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CASE statement page 3

Let's consider a few more examples.

Determine number of trips from Rostov to Moscow, and number of trips to other towns (not to Moscow).

Here we can use additional computed column for grouping by it.

Console
Execute
  1. SELECT flag, COUNT(*) qty FROM
  2. (SELECT CASE WHEN town_to ='Moscow' THEN 'Moscow' ELSE 'Other' END flag
  3. FROM Trip
  4. WHERE town_from='Rostov'
  5. ) X
  6. GROUP BY flag;

flag qty
Moscow 4
Other 2

Determine total number of trips from Rostov, and number of trips from Rostov to towns other than Moscow.

This problem requires to do grouping by two sets also, but now one set is a subset of another one. So exactly the same approach based on computed column is not fit here. In the previous task we had two non-intersecting sets to do grouping for each.

To solve this task we can calculate count over total set and use subquery to calculate the count over subset (second referense to a table), or we can use CASE statement in the conjunction  with aggregate function to avoid second reading of a table. Let's check the estimation of optimizer for these two variants.

Use of subquery

Console
Execute
  1. SELECT COUNT(*) total,
  2. (SELECT COUNT(*) FROM Trip
  3. WHERE town_from='Rostov' AND town_to <> 'Moscow') non_moscow
  4. FROM Trip
  5. WHERE town_from='Rostov';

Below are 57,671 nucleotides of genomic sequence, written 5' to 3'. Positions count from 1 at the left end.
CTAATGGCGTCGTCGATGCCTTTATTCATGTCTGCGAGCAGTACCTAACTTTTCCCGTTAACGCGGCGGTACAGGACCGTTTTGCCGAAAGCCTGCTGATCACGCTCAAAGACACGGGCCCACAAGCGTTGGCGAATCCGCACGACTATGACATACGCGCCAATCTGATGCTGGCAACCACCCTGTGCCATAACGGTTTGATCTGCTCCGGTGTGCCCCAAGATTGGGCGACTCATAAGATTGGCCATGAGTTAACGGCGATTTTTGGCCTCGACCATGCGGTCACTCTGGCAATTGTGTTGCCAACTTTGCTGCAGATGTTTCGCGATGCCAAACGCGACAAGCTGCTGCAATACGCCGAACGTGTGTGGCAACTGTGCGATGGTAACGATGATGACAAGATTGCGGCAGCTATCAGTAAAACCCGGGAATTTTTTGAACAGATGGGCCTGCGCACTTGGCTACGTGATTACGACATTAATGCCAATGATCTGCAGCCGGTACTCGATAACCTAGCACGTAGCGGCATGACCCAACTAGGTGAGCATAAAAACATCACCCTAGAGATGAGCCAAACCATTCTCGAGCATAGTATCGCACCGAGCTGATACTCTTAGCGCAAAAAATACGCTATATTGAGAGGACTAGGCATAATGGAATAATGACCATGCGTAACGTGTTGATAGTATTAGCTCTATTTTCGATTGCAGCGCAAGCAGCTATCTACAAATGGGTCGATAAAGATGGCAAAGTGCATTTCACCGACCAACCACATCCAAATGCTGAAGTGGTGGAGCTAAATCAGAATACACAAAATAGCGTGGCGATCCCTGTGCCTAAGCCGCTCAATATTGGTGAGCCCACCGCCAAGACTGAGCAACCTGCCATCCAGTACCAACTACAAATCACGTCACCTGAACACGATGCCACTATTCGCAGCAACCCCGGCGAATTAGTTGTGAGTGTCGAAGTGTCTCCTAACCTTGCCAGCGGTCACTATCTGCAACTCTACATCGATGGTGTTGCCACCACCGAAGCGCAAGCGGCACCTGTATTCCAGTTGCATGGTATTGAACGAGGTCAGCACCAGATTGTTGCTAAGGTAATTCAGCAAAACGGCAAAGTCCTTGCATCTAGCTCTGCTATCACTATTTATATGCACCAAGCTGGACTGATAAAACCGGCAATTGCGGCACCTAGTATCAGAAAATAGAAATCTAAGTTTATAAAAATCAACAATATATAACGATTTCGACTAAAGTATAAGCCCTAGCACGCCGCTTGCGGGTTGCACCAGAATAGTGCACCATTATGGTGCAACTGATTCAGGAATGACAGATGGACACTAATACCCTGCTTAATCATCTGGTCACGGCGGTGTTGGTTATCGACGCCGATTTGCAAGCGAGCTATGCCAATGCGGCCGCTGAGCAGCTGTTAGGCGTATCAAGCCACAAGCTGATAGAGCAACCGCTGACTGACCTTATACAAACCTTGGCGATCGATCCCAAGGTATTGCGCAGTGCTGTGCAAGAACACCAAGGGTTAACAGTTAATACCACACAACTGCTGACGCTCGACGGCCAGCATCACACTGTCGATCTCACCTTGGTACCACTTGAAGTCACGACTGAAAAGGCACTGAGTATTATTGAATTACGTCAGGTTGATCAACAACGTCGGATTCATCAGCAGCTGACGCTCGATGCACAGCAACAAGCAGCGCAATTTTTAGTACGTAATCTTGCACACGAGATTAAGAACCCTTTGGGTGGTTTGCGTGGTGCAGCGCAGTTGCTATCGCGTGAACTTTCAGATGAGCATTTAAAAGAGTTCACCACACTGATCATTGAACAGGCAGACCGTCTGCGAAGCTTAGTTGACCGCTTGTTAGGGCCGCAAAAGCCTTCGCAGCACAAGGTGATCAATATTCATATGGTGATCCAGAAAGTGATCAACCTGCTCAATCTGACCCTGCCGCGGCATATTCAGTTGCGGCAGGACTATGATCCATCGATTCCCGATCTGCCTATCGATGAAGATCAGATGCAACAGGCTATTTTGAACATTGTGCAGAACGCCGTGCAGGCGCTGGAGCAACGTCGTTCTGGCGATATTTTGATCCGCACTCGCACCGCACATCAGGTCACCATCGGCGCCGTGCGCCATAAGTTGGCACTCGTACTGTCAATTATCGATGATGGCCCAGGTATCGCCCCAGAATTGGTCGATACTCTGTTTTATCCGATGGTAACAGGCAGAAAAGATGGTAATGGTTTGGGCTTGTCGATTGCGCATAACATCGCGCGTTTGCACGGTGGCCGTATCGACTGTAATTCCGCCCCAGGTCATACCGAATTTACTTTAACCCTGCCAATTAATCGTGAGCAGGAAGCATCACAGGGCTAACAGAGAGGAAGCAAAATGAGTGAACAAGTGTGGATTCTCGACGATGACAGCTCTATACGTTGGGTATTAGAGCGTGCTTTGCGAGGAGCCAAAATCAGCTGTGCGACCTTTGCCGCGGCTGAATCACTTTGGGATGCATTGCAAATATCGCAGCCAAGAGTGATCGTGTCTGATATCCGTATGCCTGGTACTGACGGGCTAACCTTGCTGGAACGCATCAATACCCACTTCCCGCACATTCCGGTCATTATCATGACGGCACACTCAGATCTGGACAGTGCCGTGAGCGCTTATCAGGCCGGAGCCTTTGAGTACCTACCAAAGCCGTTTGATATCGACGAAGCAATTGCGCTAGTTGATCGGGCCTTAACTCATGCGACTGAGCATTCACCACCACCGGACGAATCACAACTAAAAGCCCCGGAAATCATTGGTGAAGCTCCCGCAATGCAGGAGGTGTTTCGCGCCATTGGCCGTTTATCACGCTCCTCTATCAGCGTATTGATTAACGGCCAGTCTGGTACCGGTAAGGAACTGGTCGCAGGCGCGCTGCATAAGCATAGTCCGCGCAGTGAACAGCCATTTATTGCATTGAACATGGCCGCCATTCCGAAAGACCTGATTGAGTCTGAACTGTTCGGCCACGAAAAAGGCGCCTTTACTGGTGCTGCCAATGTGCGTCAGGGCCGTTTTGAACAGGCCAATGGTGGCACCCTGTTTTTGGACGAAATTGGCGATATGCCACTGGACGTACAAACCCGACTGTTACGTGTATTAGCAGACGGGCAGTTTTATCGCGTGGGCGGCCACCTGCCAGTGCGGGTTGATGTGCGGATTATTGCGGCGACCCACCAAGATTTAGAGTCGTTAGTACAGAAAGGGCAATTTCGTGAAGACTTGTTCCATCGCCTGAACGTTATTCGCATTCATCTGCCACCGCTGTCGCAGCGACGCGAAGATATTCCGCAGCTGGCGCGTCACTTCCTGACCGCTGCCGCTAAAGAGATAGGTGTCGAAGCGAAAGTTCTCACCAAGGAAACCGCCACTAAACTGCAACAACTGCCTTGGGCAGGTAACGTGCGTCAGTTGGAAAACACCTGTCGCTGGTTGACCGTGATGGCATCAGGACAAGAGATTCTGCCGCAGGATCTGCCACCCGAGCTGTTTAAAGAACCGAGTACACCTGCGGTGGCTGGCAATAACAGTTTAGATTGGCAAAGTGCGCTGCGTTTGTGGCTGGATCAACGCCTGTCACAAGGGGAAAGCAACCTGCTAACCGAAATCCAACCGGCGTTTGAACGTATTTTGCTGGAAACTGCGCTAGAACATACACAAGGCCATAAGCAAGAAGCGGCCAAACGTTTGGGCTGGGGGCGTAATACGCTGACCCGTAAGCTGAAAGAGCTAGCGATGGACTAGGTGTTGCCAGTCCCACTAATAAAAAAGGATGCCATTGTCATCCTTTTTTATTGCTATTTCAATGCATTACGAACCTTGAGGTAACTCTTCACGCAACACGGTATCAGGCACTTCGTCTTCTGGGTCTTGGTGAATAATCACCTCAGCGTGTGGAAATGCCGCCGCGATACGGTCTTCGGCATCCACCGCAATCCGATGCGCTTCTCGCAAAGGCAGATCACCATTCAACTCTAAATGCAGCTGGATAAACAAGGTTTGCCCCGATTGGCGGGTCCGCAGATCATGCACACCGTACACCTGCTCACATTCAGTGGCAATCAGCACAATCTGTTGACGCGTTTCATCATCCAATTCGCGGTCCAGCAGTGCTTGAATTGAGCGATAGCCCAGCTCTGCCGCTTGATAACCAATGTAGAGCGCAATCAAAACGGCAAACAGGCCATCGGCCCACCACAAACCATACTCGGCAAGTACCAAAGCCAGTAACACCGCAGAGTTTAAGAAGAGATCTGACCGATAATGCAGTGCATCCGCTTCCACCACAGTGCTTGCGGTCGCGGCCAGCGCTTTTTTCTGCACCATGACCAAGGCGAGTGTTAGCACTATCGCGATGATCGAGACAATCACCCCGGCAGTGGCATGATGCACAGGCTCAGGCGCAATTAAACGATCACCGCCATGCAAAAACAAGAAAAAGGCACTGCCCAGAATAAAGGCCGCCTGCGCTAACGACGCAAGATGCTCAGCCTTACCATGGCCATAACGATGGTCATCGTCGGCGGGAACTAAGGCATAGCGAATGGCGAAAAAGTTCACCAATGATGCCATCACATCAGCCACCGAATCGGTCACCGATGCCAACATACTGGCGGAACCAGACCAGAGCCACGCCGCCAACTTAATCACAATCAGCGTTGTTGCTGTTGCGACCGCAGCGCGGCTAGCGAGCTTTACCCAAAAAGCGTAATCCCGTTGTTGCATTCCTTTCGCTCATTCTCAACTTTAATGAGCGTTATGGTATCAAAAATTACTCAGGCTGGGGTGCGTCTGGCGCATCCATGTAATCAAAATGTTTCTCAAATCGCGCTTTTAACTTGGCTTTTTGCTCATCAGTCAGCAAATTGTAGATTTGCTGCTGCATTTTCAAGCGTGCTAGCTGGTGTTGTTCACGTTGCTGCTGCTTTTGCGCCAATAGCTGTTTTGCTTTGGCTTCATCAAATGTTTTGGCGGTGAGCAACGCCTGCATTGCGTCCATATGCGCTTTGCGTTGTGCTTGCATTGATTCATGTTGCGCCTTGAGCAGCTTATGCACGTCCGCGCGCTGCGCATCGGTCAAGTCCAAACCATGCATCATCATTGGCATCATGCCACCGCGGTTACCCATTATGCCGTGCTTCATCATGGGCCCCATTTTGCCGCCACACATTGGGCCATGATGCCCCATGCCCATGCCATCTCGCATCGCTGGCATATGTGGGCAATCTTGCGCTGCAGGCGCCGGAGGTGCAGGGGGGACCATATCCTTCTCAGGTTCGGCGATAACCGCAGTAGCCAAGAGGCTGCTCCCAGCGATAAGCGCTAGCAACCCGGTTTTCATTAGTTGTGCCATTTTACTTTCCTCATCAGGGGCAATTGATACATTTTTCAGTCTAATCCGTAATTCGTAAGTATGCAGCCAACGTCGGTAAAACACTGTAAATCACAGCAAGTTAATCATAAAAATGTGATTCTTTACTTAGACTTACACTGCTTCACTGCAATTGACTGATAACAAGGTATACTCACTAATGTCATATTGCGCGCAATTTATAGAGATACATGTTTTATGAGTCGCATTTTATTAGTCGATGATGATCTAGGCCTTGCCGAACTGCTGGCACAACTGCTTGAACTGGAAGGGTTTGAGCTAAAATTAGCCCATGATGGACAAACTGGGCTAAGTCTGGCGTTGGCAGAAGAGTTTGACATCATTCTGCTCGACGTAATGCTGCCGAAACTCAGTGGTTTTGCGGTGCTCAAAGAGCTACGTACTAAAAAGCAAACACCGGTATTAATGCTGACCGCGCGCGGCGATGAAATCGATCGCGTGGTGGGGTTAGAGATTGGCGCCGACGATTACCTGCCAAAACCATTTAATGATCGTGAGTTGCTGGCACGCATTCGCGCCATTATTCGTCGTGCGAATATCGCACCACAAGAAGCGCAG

Use of CASE with aggregate function

Console
Execute
  1. SELECT COUNT(*) total_qty,
  2. SUM(CASE WHEN town_to <>'Moscow' THEN 1 ELSE 0 END) non_moscow
  3. FROM Trip
  4. WHERE town_from='Rostov';

The result will be the same naturally:

total non_moscow
6 2


but the cost of the second query, as was expected,  is twice as less than of the first one.

You can compare the real run time of these queries on sufficient large amount of data.

The second variant can be rewritten in more short form with use of NULLIF function:

Console
Execute
  1. SELECT COUNT(*) total_qty,
  2. COUNT(NULLIF(town_to, 'Moscow')) non_moscow
  3. FROM Trip
  4. WHERE town_from='Rostov';

NULLIF function returns NULL, if its arguments are equal, or the first one otherwise.

The solution exploits the fact that the aggregate functions don't take into account NULL values which arise in argument of COUNT function when the landing town is 'Moscow'.

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